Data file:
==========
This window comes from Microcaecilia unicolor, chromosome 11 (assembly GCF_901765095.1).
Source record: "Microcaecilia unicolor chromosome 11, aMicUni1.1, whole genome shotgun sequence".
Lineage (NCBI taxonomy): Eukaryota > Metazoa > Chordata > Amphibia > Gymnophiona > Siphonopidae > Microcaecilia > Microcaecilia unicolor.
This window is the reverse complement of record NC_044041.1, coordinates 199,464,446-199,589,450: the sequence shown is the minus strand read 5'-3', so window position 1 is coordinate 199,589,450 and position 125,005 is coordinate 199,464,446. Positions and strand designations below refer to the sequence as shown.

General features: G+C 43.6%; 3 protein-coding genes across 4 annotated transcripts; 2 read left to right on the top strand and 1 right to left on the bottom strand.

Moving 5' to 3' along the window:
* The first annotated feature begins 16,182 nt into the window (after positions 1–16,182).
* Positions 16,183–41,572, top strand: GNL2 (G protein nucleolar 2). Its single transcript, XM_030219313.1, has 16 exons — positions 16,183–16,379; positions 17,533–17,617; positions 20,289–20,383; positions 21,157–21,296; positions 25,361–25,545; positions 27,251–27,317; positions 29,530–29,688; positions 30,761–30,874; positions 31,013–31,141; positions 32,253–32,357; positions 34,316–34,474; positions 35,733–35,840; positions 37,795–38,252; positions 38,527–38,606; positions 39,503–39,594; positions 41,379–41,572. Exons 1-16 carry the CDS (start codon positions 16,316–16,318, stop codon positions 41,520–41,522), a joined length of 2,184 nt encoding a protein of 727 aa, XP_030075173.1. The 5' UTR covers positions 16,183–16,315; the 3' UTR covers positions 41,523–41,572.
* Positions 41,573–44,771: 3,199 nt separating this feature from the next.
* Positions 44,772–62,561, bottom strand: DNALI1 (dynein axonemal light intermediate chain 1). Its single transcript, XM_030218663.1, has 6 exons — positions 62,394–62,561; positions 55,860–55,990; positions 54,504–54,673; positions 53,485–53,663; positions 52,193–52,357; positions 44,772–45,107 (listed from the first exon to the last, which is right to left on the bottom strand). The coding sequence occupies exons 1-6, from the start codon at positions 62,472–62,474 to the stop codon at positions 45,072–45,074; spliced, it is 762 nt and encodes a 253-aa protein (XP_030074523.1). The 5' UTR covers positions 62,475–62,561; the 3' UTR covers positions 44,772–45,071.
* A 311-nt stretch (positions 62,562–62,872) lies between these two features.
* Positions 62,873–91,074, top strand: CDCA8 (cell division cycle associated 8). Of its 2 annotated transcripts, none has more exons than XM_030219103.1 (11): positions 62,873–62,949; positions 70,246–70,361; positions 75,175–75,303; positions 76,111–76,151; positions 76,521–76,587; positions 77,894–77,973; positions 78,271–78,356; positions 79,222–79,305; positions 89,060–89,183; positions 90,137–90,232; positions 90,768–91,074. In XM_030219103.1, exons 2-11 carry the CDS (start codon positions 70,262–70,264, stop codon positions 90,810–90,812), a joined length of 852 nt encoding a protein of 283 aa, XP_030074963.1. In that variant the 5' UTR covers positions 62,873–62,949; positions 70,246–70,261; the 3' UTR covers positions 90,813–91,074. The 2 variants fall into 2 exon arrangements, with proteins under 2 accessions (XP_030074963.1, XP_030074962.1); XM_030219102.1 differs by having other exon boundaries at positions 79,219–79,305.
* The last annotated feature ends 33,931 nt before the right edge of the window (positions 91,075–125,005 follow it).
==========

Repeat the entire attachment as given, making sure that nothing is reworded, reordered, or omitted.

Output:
This window comes from Microcaecilia unicolor, chromosome 11 (assembly GCF_901765095.1).
Source record: "Microcaecilia unicolor chromosome 11, aMicUni1.1, whole genome shotgun sequence".
Lineage (NCBI taxonomy): Eukaryota > Metazoa > Chordata > Amphibia > Gymnophiona > Siphonopidae > Microcaecilia > Microcaecilia unicolor.
This window is the reverse complement of record NC_044041.1, coordinates 199,464,446-199,589,450: the sequence shown is the minus strand read 5'-3', so window position 1 is coordinate 199,589,450 and position 125,005 is coordinate 199,464,446. Positions and strand designations below refer to the sequence as shown.

General features: G+C 43.6%; 3 protein-coding genes across 4 annotated transcripts; 2 read left to right on the top strand and 1 right to left on the bottom strand.

Moving 5' to 3' along the window:
* The first annotated feature begins 16,182 nt into the window (after positions 1–16,182).
* Positions 16,183–41,572, top strand: GNL2 (G protein nucleolar 2). Its single transcript, XM_030219313.1, has 16 exons — positions 16,183–16,379; positions 17,533–17,617; positions 20,289–20,383; positions 21,157–21,296; positions 25,361–25,545; positions 27,251–27,317; positions 29,530–29,688; positions 30,761–30,874; positions 31,013–31,141; positions 32,253–32,357; positions 34,316–34,474; positions 35,733–35,840; positions 37,795–38,252; positions 38,527–38,606; positions 39,503–39,594; positions 41,379–41,572. Exons 1-16 carry the CDS (start codon positions 16,316–16,318, stop codon positions 41,520–41,522), a joined length of 2,184 nt encoding a protein of 727 aa, XP_030075173.1. The 5' UTR covers positions 16,183–16,315; the 3' UTR covers positions 41,523–41,572.
* Positions 41,573–44,771: 3,199 nt separating this feature from the next.
* Positions 44,772–62,561, bottom strand: DNALI1 (dynein axonemal light intermediate chain 1). Its single transcript, XM_030218663.1, has 6 exons — positions 62,394–62,561; positions 55,860–55,990; positions 54,504–54,673; positions 53,485–53,663; positions 52,193–52,357; positions 44,772–45,107 (listed from the first exon to the last, which is right to left on the bottom strand). The coding sequence occupies exons 1-6, from the start codon at positions 62,472–62,474 to the stop codon at positions 45,072–45,074; spliced, it is 762 nt and encodes a 253-aa protein (XP_030074523.1). The 5' UTR covers positions 62,475–62,561; the 3' UTR covers positions 44,772–45,071.
* A 311-nt stretch (positions 62,562–62,872) lies between these two features.
* Positions 62,873–91,074, top strand: CDCA8 (cell division cycle associated 8). Of its 2 annotated transcripts, none has more exons than XM_030219103.1 (11): positions 62,873–62,949; positions 70,246–70,361; positions 75,175–75,303; positions 76,111–76,151; positions 76,521–76,587; positions 77,894–77,973; positions 78,271–78,356; positions 79,222–79,305; positions 89,060–89,183; positions 90,137–90,232; positions 90,768–91,074. In XM_030219103.1, exons 2-11 carry the CDS (start codon positions 70,262–70,264, stop codon positions 90,810–90,812), a joined length of 852 nt encoding a protein of 283 aa, XP_030074963.1. In that variant the 5' UTR covers positions 62,873–62,949; positions 70,246–70,261; the 3' UTR covers positions 90,813–91,074. The 2 variants fall into 2 exon arrangements, with proteins under 2 accessions (XP_030074963.1, XP_030074962.1); XM_030219102.1 differs by having other exon boundaries at positions 79,219–79,305.
* The last annotated feature ends 33,931 nt before the right edge of the window (positions 91,075–125,005 follow it).